Route map of a 180 kilometer ride in the countryside around Duhok.
Perfect day for a ride… the first clear day after nearly a week of nonstop rains…. the resulting landscape is as green as I’ve ever seen it, and spring is now in full bloom.
Looking across plowed and fallowed fields to the christian village of Alqosh. The famous Raban Hormizd Monastery is barely visible in the mountainside, about 800 feet above the village.
Scruffy little pup barked at me nonstop as I stopped to take a few passing photos. If I had a crate on back there’s a decent chance I would’ve taken him back to Duhok with me and make him my best friend.
I took this photo off of a hunch- more or less what I thought I was looking at. I had to do a good amount of geo-nerd research to make sure I could confirm without a doubt that the mountain in the distance is Sinjar, one of the most sacred sites of the Yazidi faith. It was famously overrun by the Islamic State in the summer of 2014, and was ground zero for the Yazidi genocide. It is now controlled by Kurdish Peshmerga and PKK forces, though still not far removed from the frontline near its base, 4o miles southwest of Duhok.
An elderly woman foraging in a field for wildflowers.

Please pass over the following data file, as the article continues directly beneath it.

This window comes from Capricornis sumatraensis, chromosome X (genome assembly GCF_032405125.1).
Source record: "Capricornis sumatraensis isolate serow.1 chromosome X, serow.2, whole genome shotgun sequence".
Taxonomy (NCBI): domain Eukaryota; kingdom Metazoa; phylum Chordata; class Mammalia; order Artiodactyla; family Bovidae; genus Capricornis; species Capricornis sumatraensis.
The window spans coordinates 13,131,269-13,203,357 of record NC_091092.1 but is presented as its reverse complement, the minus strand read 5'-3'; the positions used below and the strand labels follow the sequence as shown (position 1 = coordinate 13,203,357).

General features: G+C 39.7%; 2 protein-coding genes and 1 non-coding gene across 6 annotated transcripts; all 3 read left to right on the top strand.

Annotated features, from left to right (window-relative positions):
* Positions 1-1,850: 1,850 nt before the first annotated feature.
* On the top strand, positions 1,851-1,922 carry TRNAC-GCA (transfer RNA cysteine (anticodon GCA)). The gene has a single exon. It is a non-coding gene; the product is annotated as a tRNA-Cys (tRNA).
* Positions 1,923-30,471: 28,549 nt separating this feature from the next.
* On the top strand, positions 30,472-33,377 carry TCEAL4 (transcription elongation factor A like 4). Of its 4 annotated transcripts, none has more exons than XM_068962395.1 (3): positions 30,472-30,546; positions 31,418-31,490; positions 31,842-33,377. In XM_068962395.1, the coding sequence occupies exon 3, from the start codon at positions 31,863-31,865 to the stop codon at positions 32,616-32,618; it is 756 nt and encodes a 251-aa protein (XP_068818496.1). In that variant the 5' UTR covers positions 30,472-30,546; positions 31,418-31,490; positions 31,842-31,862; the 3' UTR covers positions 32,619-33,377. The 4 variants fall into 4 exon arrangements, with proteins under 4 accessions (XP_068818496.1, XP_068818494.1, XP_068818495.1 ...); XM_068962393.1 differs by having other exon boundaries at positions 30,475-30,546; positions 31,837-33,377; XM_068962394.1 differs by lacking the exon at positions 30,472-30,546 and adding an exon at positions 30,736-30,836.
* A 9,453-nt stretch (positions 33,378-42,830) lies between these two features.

Approaching the narrow valley hiding the small village of Lalesh, the single most sacred and frequently visited location of the Yazidi faith. The entrance to the valley is recognizable by the constant plume of thick dark smoke rising from a gas flare at a small oil refinery near the valley’s entrance.
The constantly burning gas flare. Gas flares are common at refineries, used to burn off flammable gas in order to relieve excess pressure caused during the refining process.
Lalesh behind me, entering the Khosr River Valley.
The Khosr River Valley in spring.
Had I taken a direct route from the Khosr River Valley back to Duhok, than this would have been my road. A road for another ride.
Climbing out of the Khosr River Valley and into the Bidol Valley.
At a narrow summit at the northern edge of the Bidol Valley. In the far distance is the still snow capped Gara Mountain. Saddam Hussein’s abandoned palace is clearly visible at the summit.
One of the last bends before meeting the main highway back to Duhok, just north of the small town of Zawita.